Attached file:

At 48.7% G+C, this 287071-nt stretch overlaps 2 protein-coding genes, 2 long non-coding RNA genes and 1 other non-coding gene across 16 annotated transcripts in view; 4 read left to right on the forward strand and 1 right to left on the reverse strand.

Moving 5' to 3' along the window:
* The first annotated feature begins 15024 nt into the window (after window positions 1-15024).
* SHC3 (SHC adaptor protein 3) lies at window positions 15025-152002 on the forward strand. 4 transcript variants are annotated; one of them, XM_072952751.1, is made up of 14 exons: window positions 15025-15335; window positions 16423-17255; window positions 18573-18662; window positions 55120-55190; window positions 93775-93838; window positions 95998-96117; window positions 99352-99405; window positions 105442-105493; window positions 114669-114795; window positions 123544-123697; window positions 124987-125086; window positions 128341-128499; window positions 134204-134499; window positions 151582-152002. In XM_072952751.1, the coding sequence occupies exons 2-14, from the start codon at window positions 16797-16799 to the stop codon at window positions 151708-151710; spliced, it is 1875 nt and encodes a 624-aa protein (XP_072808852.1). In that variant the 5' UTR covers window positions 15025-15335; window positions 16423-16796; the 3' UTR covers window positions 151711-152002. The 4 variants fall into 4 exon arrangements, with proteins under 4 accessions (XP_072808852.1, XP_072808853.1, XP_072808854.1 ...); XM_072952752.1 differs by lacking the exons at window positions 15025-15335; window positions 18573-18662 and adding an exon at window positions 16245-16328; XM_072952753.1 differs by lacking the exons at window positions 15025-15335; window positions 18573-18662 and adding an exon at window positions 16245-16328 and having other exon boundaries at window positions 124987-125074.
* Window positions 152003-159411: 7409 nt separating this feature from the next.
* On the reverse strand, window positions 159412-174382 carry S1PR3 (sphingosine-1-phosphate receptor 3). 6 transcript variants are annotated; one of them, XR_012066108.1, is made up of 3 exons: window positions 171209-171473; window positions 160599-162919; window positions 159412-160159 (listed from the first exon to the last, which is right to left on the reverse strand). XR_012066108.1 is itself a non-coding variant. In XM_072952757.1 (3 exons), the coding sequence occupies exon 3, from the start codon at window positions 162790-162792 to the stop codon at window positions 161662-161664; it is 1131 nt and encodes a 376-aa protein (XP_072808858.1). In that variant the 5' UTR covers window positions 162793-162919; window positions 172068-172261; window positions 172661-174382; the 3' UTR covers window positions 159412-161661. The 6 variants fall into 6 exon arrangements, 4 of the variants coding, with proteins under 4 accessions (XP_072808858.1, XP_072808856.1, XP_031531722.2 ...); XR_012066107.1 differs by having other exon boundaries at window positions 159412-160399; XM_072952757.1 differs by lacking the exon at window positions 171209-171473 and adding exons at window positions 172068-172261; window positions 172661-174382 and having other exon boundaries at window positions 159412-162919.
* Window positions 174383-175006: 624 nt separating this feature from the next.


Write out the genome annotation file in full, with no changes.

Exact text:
At 48.7% G+C, this 287071-nt stretch overlaps 2 protein-coding genes, 2 long non-coding RNA genes and 1 other non-coding gene across 16 annotated transcripts in view; 4 read left to right on the forward strand and 1 right to left on the reverse strand.

Moving 5' to 3' along the window:
* The first annotated feature begins 15024 nt into the window (after window positions 1-15024).
* SHC3 (SHC adaptor protein 3) lies at window positions 15025-152002 on the forward strand. 4 transcript variants are annotated; one of them, XM_072952751.1, is made up of 14 exons: window positions 15025-15335; window positions 16423-17255; window positions 18573-18662; window positions 55120-55190; window positions 93775-93838; window positions 95998-96117; window positions 99352-99405; window positions 105442-105493; window positions 114669-114795; window positions 123544-123697; window positions 124987-125086; window positions 128341-128499; window positions 134204-134499; window positions 151582-152002. In XM_072952751.1, the coding sequence occupies exons 2-14, from the start codon at window positions 16797-16799 to the stop codon at window positions 151708-151710; spliced, it is 1875 nt and encodes a 624-aa protein (XP_072808852.1). In that variant the 5' UTR covers window positions 15025-15335; window positions 16423-16796; the 3' UTR covers window positions 151711-152002. The 4 variants fall into 4 exon arrangements, with proteins under 4 accessions (XP_072808852.1, XP_072808853.1, XP_072808854.1 ...); XM_072952752.1 differs by lacking the exons at window positions 15025-15335; window positions 18573-18662 and adding an exon at window positions 16245-16328; XM_072952753.1 differs by lacking the exons at window positions 15025-15335; window positions 18573-18662 and adding an exon at window positions 16245-16328 and having other exon boundaries at window positions 124987-125074.
* Window positions 152003-159411: 7409 nt separating this feature from the next.
* On the reverse strand, window positions 159412-174382 carry S1PR3 (sphingosine-1-phosphate receptor 3). 6 transcript variants are annotated; one of them, XR_012066108.1, is made up of 3 exons: window positions 171209-171473; window positions 160599-162919; window positions 159412-160159 (listed from the first exon to the last, which is right to left on the reverse strand). XR_012066108.1 is itself a non-coding variant. In XM_072952757.1 (3 exons), the coding sequence occupies exon 3, from the start codon at window positions 162790-162792 to the stop codon at window positions 161662-161664; it is 1131 nt and encodes a 376-aa protein (XP_072808858.1). In that variant the 5' UTR covers window positions 162793-162919; window positions 172068-172261; window positions 172661-174382; the 3' UTR covers window positions 159412-161661. The 6 variants fall into 6 exon arrangements, 4 of the variants coding, with proteins under 4 accessions (XP_072808858.1, XP_072808856.1, XP_031531722.2 ...); XR_012066107.1 differs by having other exon boundaries at window positions 159412-160399; XM_072952757.1 differs by lacking the exon at window positions 171209-171473 and adding exons at window positions 172068-172261; window positions 172661-174382 and having other exon boundaries at window positions 159412-162919.
* Window positions 174383-175006: 624 nt separating this feature from the next.